EDINBURG — The University of Texas-Rio Grande Valley Athletics Hall of Fame ushered in its 2020 Class Saturday morning, welcoming six new members and one team for their athletic achievements and contributions to Pan American University, University of Texas Pan American, and now UTRGV.
“We have a rich tradition and we’re celebrating that here today. I understand that our name has changed over the years, but our legacy and our commitment to our tradition is unwavering,” UTRGV Athletic Director Chasse Conque said. “It’s my promise that we’ll never forget where we’ve come from, those that have come before us, those that have changed the lives of young people, those that have given so much back to this university, and those that have done so much to bring great recognition and pride to this institution and the Rio Grande Valley.”
The team inducted into the 2020 UTRGV Athletics Hall of Fame was the 1989 Women’s Tennis Team. The 1989 Women’s Tennis Team won the American South Conference Championship, the first in program history, which was the only one until UTRGV won the Western Athletic Conference title in 2016. As a team, the Broncs went 11-6 overall and 3-0 in conference play. The team included Dr. Kim Butler, Barbara Gonzales, Leah Hampton, Gail Illingworth, Dr. Mary Jane Hetrick, Christiane Reetz, and Tania Webster. They were led by head coach David Cross and assistant Zia Kahn.
“It’s such a special time for me, personally, as an educator for 30 years, you teach, you teach and you teach, you go years without appreciation, thank yous, this and that, and then you get that one piece of harvest maybe somewhere down the road that pays back everything you went through, so this is kind of my seasonal harvest, so my heart is just really full today,” Cross said.
Individuals inducted into the UTRGV Athletics Hall of Fame were Michel Fabry, a men’s tennis player from 1990-1993 who holds the program record in career wins (189), single wins (105), and ranks second in double wins (84). Throughout his career, Fabry was placed on All-Sun Belt Conference teams and named the Sun Belt Conference Tournament MVP and UTPA’s Student-Athlete of the Year in 1993.
Westley Keating was a standout track and field and cross country athlete for UTPA as he was a three-time NCAA Division I All-American from 2002-2006. Keating is also a two-time NCAA Division I National Qualifier with multiple program records to his name that still stand today.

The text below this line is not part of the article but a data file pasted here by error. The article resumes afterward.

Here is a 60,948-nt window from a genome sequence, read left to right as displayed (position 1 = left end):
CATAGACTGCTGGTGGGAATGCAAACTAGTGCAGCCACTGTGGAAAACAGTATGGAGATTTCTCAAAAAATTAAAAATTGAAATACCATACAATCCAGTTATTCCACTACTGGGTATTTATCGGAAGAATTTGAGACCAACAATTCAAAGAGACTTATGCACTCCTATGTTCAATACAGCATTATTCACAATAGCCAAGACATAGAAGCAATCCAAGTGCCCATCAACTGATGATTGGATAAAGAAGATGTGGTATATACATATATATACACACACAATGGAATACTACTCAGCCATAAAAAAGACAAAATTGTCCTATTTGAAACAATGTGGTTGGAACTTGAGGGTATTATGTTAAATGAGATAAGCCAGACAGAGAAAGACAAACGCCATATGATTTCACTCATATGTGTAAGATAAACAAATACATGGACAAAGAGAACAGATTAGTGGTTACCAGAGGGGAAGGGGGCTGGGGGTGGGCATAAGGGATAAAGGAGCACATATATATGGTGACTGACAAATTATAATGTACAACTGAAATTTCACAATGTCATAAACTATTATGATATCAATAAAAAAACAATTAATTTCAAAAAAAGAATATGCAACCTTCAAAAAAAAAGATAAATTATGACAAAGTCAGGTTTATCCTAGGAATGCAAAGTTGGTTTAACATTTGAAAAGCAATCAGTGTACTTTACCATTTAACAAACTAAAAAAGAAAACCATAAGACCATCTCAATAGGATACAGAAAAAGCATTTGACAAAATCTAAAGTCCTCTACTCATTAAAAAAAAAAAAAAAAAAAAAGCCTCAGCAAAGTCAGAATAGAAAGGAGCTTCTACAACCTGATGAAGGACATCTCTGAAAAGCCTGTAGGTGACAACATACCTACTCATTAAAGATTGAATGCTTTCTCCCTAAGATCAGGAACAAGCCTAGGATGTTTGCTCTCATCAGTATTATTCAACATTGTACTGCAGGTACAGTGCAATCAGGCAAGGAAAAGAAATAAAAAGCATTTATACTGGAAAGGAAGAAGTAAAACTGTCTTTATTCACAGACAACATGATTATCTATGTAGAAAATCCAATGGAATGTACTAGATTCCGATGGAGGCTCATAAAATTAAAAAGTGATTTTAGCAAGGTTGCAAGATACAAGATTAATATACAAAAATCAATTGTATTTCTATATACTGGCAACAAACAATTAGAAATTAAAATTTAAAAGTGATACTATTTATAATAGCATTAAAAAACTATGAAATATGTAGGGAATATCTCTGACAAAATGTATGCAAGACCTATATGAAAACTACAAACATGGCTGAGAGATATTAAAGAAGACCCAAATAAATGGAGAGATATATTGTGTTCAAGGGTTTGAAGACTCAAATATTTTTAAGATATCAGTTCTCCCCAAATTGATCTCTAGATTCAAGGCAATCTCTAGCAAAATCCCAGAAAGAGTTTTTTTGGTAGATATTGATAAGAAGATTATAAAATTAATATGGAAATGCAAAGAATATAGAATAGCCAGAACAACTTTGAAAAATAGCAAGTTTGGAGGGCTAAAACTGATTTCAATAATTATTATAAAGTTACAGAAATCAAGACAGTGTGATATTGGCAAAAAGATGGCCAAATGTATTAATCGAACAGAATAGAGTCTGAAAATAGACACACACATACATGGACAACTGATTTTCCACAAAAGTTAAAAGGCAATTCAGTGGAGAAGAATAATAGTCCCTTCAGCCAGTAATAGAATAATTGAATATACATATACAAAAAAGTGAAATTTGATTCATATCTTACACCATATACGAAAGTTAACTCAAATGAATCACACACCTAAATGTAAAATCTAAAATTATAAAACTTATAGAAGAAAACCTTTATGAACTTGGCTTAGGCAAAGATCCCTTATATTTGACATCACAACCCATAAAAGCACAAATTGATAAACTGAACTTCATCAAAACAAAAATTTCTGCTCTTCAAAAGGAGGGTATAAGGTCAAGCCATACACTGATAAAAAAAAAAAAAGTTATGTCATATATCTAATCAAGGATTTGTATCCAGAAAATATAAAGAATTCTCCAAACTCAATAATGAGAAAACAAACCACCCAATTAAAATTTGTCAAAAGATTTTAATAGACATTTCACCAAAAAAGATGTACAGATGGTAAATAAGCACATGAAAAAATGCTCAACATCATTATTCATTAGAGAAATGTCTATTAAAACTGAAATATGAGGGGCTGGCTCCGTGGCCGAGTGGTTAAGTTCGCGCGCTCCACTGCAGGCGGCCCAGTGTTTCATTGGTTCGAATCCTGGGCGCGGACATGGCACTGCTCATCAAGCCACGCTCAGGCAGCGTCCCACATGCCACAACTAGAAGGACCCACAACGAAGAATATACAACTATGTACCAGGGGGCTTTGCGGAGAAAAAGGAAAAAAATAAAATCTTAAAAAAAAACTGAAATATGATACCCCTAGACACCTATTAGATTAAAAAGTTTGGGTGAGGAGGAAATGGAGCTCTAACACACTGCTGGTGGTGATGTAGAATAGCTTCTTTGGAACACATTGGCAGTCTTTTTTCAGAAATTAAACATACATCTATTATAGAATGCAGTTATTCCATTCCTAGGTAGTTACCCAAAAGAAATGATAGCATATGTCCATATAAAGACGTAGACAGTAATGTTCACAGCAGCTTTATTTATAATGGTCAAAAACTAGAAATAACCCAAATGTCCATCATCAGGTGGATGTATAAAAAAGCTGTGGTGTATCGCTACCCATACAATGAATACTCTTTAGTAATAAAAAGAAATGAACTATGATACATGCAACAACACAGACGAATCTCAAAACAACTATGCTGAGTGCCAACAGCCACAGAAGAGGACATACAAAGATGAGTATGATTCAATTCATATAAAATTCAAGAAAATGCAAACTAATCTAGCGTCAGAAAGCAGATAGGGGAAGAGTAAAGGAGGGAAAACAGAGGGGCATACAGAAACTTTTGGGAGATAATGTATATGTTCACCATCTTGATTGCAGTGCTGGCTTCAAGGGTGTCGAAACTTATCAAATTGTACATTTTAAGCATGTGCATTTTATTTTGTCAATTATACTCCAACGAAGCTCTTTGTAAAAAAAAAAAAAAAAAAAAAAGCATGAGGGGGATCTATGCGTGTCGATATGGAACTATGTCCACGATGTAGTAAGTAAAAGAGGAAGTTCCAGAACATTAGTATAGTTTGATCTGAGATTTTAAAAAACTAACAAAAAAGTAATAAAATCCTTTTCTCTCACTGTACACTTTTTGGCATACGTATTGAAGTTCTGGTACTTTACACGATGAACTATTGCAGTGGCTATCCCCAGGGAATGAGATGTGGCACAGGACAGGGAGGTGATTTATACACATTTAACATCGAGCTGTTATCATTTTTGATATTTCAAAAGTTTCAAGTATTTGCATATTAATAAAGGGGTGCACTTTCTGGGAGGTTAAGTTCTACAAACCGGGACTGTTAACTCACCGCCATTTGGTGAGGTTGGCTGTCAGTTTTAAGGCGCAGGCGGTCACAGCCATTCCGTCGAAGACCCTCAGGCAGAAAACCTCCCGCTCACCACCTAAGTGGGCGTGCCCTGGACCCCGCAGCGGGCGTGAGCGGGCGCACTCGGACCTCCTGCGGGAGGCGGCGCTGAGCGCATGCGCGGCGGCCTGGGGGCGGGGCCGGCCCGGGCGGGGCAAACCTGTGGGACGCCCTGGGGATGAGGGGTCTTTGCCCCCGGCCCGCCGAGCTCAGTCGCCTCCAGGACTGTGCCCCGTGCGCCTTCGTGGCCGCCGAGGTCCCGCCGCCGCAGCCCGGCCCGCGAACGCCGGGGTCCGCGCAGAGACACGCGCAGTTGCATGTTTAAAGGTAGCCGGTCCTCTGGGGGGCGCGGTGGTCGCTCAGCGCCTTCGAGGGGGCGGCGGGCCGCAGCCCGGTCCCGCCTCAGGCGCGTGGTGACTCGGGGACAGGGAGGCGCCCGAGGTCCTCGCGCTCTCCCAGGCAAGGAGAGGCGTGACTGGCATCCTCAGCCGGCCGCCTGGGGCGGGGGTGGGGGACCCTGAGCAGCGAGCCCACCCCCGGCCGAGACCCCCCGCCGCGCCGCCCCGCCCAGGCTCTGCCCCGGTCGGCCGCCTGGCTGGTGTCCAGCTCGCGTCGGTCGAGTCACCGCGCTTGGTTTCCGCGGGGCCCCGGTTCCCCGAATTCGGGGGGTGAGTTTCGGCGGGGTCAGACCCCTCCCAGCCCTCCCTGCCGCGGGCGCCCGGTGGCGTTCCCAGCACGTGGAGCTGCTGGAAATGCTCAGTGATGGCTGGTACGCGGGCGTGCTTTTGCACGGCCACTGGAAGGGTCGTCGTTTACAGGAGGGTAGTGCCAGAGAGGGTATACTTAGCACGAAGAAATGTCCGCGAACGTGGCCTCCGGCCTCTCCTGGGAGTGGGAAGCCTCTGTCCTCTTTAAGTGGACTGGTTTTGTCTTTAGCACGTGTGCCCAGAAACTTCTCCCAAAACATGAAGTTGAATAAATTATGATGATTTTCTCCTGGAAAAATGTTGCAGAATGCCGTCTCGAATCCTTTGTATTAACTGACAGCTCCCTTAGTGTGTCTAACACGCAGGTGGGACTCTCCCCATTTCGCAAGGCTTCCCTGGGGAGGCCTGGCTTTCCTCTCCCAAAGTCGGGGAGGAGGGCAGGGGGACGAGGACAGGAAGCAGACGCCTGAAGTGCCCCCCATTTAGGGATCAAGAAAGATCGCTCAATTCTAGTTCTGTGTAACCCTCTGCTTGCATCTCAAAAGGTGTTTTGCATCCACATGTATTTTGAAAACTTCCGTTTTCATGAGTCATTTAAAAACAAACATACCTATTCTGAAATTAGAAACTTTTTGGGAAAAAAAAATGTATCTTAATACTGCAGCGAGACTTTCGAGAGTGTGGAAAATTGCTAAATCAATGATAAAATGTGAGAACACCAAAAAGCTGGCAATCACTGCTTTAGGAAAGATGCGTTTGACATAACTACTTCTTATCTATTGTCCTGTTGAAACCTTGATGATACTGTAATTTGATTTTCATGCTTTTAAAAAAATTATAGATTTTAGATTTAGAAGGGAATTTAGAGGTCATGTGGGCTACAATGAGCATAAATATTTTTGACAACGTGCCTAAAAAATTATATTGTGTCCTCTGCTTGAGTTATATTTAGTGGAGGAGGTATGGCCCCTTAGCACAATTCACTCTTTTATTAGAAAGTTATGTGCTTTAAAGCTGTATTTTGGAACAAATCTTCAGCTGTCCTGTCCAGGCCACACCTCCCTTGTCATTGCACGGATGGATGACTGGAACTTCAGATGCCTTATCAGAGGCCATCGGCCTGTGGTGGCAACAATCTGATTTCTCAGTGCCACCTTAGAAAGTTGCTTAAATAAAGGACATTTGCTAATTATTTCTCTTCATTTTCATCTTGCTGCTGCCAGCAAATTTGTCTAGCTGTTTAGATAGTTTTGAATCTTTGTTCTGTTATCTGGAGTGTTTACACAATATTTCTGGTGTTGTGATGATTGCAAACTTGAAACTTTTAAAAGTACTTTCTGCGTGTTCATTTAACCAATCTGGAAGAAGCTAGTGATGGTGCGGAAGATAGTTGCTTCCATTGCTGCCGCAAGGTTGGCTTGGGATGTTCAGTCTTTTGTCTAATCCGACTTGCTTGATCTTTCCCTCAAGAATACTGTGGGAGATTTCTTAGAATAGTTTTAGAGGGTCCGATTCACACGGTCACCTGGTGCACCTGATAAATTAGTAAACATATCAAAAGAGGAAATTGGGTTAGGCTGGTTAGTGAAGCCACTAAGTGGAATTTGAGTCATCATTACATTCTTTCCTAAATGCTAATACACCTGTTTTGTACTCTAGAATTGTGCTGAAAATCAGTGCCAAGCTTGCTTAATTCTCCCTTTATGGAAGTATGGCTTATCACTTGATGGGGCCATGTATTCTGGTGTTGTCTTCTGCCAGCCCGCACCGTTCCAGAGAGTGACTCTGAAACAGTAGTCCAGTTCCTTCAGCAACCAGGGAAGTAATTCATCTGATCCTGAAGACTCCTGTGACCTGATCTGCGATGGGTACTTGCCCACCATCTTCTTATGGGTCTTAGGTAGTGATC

Pablo “Pikey” Rodriguez spent 35 years covering sports for the University as a sportswriter for The Monitor newspaper. Rodriguez covered legendary coaches like Bill White, Abe Lemons, and Al Ogletree, even traveling with the team across the country and appearing on radio broadcasts. He also helped the university’s first women’s basketball team with recruiting around the RGV.
Paul Friddle was the co-captain and starting point guard on the 1963 NAIA Championship team, setting a then-program record with 601 assists. Friddle also was the recipient of the Lou Hassell Award in 1963.
Bruce “Sky” King spent just one year at Pan American, but he made the most of it, earning the title of NCAA Division I Honorable Mention All-American. King averaged 31 points during his lone season with Pan Am and went on to be selected in the third round (46th overall) of the 1974 NBA Draft by the New Orleans Jazz.
King, who died in 2013 at the age of 60, was represented by his former teammate and UTRGV Hall of Famer Jesus “Chuy” Guerra. Guerra compared King’s skills to those of UTRGV players today.
“Bruce could jump out of the gym like Jordan Jackson. He could guard like (Javon) Levi. He could shoot like (Lesley) Varner,” Guerra said. “Bruce was quiet, he was humble, and he played hard in a dignified way. He was like a sponge with our coaches. He took everything in. He practiced hard and was always prepared. He transformed our program. If he was here, Bruce would want to give credit to and thank his teammates and our coaches.”
Andre Rabouin was a pitcher for Pan American from 1969 through 1972 and was a key piece on the program’s 1971 team that reached the College World Series. Rabouin pitched a shut out against Harvard in the third game of the 1971 CWS and went on to be drafted in the 26th round of the 1972 MLB Draft by the Cincinnati Reds. He also recorded a 0.93 ERA in 1972, the fourth-lowest in program history.